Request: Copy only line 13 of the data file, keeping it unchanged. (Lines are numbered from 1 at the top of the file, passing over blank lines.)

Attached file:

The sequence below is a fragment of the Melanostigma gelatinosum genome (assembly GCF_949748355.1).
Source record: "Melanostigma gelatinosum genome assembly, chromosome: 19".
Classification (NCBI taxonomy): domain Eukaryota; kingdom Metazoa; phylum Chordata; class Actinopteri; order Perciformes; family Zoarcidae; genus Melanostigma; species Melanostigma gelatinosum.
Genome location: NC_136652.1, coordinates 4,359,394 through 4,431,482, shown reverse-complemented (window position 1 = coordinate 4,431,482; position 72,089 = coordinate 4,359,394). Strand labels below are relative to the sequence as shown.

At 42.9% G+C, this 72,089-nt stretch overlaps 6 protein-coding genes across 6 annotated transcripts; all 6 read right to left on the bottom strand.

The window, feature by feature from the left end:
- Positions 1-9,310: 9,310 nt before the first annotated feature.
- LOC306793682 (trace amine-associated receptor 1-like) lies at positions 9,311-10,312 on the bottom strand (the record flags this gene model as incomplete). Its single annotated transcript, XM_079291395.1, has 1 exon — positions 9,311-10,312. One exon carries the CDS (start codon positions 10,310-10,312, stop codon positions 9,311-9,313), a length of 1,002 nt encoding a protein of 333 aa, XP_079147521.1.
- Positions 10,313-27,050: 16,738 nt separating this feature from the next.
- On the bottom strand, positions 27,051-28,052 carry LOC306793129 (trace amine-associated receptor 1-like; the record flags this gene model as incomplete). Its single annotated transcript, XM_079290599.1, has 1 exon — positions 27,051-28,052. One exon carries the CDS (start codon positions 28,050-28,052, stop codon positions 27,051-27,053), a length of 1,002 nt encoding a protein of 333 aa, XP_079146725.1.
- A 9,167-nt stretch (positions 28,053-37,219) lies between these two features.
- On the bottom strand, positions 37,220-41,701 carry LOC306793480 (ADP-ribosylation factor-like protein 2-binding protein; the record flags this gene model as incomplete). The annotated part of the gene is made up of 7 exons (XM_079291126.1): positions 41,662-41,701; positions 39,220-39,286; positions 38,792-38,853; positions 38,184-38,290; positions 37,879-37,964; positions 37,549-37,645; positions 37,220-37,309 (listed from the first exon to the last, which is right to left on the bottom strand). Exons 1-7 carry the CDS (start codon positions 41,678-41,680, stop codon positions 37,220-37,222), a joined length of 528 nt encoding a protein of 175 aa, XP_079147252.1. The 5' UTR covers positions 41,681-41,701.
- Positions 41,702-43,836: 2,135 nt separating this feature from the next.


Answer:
- Positions 41,702-43,836: 2,135 nt separating this feature from the next.